"The fundamental concept was that fluctuations occurred in sexual affections (nothing novel there), but rather than make them illegal or pretend they didn't happen, it was better to legislate for them (and there's where their sensibleness outshines us).

"Therefore they compiled no less than ten different contracts for marriage for:
- unions of equal rank
- women supported by the man
- men supported by women
- a concubine or "loved one" as the Gaelic would have it
- women and men keeping company, but not living together permanently and neither wholly supporting the other
- the abducted woman (she and her child had legal rights)
- the wandering soldier and his spouse
- forced or deceitful unions
- union between the insane"

Comment by Joan Denoo on June 22, 2013 at 8:52pm

Oh yes, fear! The great enemy to life and living. Life and living and everything becomes a thing to fear. Face the earth, sky, water, nature and community with curiosity and anticipation, they all become friends.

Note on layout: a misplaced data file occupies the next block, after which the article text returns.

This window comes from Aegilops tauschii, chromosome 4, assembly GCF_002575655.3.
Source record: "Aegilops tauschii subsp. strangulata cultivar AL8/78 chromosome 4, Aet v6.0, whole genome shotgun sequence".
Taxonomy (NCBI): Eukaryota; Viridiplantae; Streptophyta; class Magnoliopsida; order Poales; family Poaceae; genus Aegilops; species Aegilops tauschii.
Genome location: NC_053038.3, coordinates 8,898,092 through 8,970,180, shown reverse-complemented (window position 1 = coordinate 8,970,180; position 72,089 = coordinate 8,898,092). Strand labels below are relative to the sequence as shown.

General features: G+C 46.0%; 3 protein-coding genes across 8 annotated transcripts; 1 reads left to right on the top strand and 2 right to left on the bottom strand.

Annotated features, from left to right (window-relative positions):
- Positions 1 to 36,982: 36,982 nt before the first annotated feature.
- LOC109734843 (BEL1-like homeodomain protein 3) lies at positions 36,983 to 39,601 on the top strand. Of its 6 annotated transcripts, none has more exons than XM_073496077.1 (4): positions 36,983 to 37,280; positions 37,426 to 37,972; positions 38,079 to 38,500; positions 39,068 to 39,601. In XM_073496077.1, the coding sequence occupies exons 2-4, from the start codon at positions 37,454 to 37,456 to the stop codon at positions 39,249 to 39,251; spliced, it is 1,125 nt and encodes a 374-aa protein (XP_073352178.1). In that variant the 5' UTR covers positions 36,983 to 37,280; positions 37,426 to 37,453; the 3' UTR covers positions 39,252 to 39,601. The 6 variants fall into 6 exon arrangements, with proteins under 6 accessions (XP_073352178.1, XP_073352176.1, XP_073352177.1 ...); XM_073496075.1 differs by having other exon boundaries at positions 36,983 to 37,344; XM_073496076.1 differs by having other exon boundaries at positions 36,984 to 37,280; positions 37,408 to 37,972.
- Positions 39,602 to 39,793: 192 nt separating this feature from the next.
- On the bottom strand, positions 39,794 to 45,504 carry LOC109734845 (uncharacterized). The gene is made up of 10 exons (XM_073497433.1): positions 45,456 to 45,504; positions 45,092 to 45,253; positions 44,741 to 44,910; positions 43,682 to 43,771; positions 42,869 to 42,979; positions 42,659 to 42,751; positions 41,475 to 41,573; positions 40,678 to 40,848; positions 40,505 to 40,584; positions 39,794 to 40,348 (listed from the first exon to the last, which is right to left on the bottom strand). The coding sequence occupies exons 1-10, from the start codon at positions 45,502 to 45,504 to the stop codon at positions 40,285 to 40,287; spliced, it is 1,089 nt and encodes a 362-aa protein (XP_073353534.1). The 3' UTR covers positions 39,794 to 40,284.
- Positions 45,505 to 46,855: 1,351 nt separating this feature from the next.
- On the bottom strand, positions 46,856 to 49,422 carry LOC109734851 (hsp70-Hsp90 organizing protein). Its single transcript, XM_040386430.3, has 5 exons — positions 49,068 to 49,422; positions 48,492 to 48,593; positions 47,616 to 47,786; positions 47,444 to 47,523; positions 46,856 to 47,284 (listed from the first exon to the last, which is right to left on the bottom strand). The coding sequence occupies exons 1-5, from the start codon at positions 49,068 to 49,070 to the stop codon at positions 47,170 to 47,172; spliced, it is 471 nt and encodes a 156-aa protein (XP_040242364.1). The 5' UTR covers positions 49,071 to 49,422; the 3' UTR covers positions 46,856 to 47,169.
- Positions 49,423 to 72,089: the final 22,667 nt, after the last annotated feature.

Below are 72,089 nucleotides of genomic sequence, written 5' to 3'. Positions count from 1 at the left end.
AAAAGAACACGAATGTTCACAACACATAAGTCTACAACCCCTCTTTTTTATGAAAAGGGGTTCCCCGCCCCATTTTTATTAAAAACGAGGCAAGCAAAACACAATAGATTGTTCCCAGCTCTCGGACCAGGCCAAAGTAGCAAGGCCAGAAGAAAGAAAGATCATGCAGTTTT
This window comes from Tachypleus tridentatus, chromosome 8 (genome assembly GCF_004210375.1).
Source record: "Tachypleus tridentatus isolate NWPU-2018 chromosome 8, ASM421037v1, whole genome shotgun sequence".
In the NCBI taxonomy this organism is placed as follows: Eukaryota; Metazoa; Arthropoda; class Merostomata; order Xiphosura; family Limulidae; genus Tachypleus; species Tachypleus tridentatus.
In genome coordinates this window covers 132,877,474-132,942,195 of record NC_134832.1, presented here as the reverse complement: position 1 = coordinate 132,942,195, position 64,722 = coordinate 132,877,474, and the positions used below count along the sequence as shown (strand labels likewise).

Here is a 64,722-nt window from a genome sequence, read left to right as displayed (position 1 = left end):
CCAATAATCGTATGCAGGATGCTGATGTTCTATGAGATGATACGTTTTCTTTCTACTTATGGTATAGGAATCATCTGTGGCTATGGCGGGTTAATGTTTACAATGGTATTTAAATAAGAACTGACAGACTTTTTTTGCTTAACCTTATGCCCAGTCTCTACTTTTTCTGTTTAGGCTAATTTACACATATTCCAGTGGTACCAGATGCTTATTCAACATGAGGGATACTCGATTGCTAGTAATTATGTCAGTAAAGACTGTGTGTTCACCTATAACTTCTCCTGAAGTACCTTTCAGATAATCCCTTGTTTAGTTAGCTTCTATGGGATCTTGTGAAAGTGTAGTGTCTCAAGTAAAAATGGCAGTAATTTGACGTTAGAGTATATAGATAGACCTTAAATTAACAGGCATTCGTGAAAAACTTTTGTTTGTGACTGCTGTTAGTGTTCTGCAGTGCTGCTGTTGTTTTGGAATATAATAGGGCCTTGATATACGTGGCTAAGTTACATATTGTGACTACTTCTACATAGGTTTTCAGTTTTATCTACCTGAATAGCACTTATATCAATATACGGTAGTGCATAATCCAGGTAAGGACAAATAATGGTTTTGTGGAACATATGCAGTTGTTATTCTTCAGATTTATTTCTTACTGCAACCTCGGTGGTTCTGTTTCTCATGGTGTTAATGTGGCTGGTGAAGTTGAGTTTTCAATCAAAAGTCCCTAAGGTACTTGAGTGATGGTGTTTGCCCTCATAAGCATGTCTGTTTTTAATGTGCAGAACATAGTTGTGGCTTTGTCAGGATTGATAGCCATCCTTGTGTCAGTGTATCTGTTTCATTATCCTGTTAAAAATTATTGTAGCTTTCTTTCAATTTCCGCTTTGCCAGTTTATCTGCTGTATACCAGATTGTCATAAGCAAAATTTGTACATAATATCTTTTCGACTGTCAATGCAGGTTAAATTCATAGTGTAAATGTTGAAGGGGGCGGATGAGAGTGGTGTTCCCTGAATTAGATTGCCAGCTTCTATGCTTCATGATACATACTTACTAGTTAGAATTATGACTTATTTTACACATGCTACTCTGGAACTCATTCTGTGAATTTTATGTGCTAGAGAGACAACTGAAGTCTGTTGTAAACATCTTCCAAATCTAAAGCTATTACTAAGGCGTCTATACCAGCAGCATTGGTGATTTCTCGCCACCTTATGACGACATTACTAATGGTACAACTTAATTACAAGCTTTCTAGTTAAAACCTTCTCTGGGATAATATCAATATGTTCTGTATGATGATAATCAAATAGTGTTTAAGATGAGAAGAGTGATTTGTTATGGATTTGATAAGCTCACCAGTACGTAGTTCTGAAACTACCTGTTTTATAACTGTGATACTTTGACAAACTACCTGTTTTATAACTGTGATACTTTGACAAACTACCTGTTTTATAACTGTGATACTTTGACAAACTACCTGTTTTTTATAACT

Native Americans were puzzled by European's fear of natural processes, and yet they were considered savages by the invaders. Well, perhaps those who fear natural processes need a god to give them safety, security, and stability, however, they are faux-protection.

Comment by Joan Denoo on June 19, 2013 at 1:12pm

Grinning Cat, like the article, "Republican Jesus". It spells out the problems as I perceive them. 

Comment by Grinning Cat on June 19, 2013 at 11:33am

(from the article Republican Jesus by Justin Rosario at addictinginfo.org)